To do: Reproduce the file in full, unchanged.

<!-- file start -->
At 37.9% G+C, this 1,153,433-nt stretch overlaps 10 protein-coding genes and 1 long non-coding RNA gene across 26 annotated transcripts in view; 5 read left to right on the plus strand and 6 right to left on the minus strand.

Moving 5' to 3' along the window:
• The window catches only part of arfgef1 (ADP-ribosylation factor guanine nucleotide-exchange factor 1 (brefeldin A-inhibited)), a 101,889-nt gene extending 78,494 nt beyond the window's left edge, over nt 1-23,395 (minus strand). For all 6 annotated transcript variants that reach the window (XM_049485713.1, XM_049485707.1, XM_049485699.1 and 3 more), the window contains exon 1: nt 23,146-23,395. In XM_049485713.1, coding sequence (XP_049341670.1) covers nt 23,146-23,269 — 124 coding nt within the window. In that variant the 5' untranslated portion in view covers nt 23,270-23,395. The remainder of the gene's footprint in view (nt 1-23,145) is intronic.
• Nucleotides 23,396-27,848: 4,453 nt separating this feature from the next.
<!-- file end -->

At 37.9% G+C, this 1,153,433-nt stretch overlaps 10 protein-coding genes and 1 long non-coding RNA gene across 26 annotated transcripts in view; 5 read left to right on the plus strand and 6 right to left on the minus strand.

Moving 5' to 3' along the window:
• The window catches only part of arfgef1 (ADP-ribosylation factor guanine nucleotide-exchange factor 1 (brefeldin A-inhibited)), a 101,889-nt gene extending 78,494 nt beyond the window's left edge, over nt 1-23,395 (minus strand). For all 6 annotated transcript variants that reach the window (XM_049485713.1, XM_049485707.1, XM_049485699.1 and 3 more), the window contains exon 1: nt 23,146-23,395. In XM_049485713.1, coding sequence (XP_049341670.1) covers nt 23,146-23,269 — 124 coding nt within the window. In that variant the 5' untranslated portion in view covers nt 23,270-23,395. The remainder of the gene's footprint in view (nt 1-23,145) is intronic.
• Nucleotides 23,396-27,848: 4,453 nt separating this feature from the next.